26 October, 2006

set yourself a challenge, why don't you















Well. Remember how I was going on and on about how good my French was? How proud I was to be able to get along without anyone trying to speak English to me, how cool it was to get new shoes for Avery entirely in French? Even prouder was I to wander into a French cookbook store, the Librairie Gourmande and express my desire for a cookbook that was a sort of memoire, a cookery writer's reminiscences, a sort of personal history of food. Just like, in fact, the sort of cookbook I am currently trying to write. As much personal memories as recipes. You know the kind of thing. Oh boy did I ever pat myself on the back when the nice proprietress put her head on one side like a little French sparrow, lead me to a shelf, and handed me exactly, precisement what I was looking for. "A la table d'un ecrivain: petit traite romanesque de cuisine," by Marie Rouanet. Translated: "From the table of a writer: a little romanesque treatise on cuisine." Isn't that exactly what I was looking for?

It's much too hard.

I haven't worked this hard since 1992. I have enlevee my massive Cassell's French Dictionary from a high, high shelf and I am madly sifting through trying to make head or tail of what this nice lady is saying to me. It is absolutely wonderful, though, when I manage to figure out a paragraph. English is so literal! At least the English I read, and speak, and write. I don't have a poetic bone in my body. But I had forgotten that French is almost entirely (when spoken by French people) metaphorical, and absolutely must mean several things, possibly contradictory, at once. Take even the word cuisine itself. To start with, it is both a noun and a conjugated verb, and even more than one of each! A cuisine is literally a kitchen, the room in your house, but it's also a certain type of cooking, as in "French cuisine." And the verb is much more expressive than just "to cook." The boring verb for that is "cuire," which is sort of like "to make cooked," like a bald instruction to "make not raw anymore." Cuisiner is poetry, it is to create, to transform, to render something not just "not raw," but lovingly lifted up and served. It's just a wonderful word.

"That cuisine might be love itself and only interesting when it is refined love, that notion of 'tell me how you eat, how you cook, and I will tell you how you love,' seems to me to be simple evidence; I read the proof of it in the pages of my cookbooks, those great books with their pages gnawed, dog-eared, stained with fat or sugar, at times torn out but minutely saved, companions of the art of cooking. In them one finds everything. They are swollen over the course of the years with recipes clipped from magazines, or copied out by hand, or noted down as dictated by a friend... And the vocabulary in these books is stunningly lover-like. There is no question but to simmer, to flame, to truss, to serve, to sing, to pare, to let rest, to burst, to stuff, to dress, to blanche, to lay out, to knead, to seize, to pluck, to mix. These are the words of passion, right up to that muslin bag for the bouquet garni, light as a marriage veil, fragrant and lined with white cotton."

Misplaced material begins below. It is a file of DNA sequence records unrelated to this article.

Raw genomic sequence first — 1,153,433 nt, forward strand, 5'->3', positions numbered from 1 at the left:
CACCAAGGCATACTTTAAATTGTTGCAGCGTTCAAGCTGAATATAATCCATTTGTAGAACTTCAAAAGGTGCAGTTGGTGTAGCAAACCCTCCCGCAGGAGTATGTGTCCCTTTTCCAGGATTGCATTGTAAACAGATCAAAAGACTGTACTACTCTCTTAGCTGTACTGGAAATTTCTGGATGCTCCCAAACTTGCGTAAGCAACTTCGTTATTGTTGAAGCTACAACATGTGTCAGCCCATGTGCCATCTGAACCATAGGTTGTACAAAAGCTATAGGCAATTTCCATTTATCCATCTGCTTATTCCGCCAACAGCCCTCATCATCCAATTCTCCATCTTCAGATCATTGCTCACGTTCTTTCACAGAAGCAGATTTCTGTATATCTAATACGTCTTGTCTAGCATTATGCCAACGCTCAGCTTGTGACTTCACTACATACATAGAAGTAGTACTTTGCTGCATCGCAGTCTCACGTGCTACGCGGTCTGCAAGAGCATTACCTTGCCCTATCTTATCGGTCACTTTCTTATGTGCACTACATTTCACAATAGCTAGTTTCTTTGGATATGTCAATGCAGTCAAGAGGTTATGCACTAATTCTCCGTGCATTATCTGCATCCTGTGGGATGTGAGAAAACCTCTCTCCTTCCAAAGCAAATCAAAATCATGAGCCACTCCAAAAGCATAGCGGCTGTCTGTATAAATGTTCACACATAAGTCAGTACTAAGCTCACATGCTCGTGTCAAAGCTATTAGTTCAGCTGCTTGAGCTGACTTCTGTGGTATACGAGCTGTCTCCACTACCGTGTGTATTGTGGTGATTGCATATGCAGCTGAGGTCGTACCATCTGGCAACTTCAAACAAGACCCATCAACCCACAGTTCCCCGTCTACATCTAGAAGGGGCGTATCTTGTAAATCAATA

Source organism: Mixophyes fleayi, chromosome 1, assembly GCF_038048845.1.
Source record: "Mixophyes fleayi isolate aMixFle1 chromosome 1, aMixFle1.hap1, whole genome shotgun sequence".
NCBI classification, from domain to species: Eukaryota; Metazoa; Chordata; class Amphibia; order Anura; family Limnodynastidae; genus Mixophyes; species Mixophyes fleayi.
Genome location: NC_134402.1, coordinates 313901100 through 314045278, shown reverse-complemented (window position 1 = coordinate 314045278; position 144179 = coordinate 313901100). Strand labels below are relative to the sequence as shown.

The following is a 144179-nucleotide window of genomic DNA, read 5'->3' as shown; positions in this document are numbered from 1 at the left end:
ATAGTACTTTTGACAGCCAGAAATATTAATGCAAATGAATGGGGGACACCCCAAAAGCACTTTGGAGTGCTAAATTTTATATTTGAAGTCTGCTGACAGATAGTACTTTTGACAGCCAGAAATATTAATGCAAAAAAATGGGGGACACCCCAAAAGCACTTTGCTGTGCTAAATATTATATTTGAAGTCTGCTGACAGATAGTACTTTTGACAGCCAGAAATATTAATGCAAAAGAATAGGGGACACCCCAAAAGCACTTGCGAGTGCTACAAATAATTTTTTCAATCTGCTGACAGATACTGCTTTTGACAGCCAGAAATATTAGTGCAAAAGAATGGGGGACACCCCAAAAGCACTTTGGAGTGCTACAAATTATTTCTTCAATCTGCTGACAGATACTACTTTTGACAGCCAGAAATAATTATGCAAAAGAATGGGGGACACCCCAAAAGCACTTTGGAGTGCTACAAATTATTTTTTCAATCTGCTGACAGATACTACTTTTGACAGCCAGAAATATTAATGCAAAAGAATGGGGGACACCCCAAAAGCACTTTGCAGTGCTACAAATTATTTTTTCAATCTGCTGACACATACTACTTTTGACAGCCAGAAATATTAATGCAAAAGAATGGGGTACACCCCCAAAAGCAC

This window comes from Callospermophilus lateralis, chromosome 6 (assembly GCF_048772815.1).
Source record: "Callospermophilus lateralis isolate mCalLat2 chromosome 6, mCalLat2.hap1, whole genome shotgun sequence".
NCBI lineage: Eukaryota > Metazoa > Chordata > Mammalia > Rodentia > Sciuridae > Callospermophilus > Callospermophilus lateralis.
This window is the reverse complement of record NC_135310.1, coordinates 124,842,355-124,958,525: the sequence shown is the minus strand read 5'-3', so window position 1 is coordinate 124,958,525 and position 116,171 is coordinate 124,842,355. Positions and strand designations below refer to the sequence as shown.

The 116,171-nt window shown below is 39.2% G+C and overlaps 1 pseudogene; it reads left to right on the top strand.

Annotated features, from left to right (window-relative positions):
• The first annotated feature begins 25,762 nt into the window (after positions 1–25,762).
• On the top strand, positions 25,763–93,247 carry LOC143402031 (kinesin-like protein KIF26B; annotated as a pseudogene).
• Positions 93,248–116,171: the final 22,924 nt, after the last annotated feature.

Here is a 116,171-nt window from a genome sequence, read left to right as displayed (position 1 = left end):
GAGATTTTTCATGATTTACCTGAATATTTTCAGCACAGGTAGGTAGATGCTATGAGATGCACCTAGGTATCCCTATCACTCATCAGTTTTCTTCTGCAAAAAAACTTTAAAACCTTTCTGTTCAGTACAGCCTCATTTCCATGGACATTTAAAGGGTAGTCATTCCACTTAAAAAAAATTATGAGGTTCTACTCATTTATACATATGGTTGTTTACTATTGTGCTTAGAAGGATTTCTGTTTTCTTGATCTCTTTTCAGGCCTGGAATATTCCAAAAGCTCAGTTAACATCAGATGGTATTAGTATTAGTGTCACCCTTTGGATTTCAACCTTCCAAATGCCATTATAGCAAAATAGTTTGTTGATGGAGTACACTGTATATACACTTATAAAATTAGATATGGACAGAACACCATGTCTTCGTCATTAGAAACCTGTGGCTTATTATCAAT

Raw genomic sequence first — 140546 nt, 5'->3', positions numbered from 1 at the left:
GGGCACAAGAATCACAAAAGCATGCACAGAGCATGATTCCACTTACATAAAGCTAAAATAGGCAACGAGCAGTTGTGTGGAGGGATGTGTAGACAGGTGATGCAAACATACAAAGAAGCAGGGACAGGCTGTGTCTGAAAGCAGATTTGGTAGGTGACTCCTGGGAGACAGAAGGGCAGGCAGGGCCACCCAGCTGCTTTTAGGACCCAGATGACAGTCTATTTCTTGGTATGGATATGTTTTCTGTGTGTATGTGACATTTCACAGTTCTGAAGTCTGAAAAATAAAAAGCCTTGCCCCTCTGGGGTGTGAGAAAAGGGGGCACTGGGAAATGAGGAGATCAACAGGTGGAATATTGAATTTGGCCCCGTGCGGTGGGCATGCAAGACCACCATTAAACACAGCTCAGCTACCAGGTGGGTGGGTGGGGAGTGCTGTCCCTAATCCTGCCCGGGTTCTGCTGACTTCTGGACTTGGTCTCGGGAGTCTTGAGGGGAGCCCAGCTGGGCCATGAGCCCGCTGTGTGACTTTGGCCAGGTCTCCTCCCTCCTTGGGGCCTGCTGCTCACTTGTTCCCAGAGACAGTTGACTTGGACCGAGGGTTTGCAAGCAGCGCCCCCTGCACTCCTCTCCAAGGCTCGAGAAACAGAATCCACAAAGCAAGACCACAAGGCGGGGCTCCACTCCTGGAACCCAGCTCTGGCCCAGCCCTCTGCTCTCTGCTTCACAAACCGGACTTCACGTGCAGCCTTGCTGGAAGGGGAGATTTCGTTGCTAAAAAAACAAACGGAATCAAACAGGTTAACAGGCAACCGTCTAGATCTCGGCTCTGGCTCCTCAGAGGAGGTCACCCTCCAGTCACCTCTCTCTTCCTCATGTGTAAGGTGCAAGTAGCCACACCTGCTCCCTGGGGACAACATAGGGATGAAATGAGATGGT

Well, that's just lovely! But it took me nearly half an hour to figure out what the hell she was saying. I wonder if there would be an English or American market for Rouanet's books, and if so, if I could get the job of translating them? Who am I kidding, I'd be on my death bed before I got to Chapter Four. Ah, well, I can dream. But truly, everything she says rings true to me. I do think of everything I cook being a sort of offering. I know that sounds ridiculous, but it makes the annoying bits worthwhile; if as you scrub out the skillet from your tomato sauce you can imagine the moment when your beloved family will tuck into their lasagne, coming home to dinner after storm and peril in the business world and the riding stable, it makes those dishpan hands just a little more acceptable. I felt so good when the homemade chicken soup I made for my friend Jill was deemed to be "so terribly terribly welcome, and so good." It's enormously important, I think, to run the risk of being thought awfully presumptuous, to turn up with a container of unasked-for food, feeling slightly shy and silly, in order to have it comfort a new mother in between feedings, in the middle of night when she's all by herself and feeling possibly slightly panicked and neglected.

So I'm going to try to wade through these two books I bought, dictionary at the ready, and if I come upon any more gems, I'll pass them along. In the meantime, I'll continue to taste-test among the seemingly endless varieties of tiny tomatoes at Marks and Spencer, and force my child to eat "just one more bite" of pear to see if she prefers Commerce to Red William, and convince ourselves that guinea fowl tastes any different from your run-of-the-mill chicken. And there's always a skillet waiting to be scrubbed.

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